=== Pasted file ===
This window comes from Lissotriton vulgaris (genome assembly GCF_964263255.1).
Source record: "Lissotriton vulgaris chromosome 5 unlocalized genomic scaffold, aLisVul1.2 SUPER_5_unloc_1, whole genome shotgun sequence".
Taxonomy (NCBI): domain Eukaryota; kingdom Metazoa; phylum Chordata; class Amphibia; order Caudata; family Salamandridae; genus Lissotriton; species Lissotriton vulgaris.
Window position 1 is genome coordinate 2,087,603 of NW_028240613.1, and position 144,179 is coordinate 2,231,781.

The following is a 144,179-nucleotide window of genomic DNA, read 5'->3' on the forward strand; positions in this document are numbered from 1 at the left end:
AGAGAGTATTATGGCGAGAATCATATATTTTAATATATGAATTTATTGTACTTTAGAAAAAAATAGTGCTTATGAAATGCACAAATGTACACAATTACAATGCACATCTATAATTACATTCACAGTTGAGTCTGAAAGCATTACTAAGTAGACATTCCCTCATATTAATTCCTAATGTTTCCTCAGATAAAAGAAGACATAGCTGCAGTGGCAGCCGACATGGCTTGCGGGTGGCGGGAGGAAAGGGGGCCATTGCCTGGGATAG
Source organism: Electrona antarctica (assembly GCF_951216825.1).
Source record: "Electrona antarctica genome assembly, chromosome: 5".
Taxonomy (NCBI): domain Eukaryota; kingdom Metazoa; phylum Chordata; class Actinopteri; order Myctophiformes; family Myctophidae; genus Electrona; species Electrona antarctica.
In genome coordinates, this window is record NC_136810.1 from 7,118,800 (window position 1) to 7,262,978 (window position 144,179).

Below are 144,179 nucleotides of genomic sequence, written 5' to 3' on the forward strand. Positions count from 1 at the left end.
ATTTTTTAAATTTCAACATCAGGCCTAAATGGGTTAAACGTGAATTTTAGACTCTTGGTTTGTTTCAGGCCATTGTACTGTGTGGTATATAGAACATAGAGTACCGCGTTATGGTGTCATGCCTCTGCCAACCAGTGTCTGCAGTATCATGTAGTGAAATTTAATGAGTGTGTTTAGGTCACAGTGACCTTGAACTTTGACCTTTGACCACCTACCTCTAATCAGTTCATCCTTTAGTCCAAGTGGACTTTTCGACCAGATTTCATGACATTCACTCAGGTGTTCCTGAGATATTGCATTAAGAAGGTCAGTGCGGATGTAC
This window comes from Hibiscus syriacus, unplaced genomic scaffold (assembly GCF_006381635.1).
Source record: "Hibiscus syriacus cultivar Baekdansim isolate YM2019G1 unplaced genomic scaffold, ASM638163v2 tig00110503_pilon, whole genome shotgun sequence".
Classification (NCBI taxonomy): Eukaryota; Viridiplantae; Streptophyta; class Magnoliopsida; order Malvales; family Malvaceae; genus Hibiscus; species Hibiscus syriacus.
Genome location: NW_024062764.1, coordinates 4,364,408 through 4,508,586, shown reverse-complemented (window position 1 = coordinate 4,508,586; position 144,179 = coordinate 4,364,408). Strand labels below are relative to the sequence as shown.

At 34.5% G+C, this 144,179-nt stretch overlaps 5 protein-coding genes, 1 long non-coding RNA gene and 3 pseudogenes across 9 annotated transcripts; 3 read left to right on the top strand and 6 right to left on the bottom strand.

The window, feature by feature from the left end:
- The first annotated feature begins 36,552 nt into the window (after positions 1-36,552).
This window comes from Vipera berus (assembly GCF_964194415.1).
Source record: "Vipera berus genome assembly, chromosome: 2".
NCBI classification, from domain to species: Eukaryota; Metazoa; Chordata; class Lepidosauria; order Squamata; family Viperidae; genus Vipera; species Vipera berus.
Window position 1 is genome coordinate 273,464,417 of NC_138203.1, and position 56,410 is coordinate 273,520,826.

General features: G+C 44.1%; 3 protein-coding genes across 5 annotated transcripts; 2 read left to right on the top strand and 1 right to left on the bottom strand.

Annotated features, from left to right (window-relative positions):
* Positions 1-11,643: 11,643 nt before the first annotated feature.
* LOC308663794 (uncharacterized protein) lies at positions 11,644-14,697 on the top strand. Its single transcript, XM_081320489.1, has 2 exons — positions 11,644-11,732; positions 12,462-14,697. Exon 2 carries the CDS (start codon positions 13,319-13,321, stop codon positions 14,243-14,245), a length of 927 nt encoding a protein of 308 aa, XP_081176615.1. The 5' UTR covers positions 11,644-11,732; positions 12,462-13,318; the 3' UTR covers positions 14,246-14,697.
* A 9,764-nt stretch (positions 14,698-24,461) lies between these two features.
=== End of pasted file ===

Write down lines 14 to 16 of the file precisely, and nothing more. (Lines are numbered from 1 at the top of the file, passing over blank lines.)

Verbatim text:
Source record: "Hibiscus syriacus cultivar Baekdansim isolate YM2019G1 unplaced genomic scaffold, ASM638163v2 tig00110503_pilon, whole genome shotgun sequence".
Classification (NCBI taxonomy): Eukaryota; Viridiplantae; Streptophyta; class Magnoliopsida; order Malvales; family Malvaceae; genus Hibiscus; species Hibiscus syriacus.
Genome location: NW_024062764.1, coordinates 4,364,408 through 4,508,586, shown reverse-complemented (window position 1 = coordinate 4,508,586; position 144,179 = coordinate 4,364,408). Strand labels below are relative to the sequence as shown.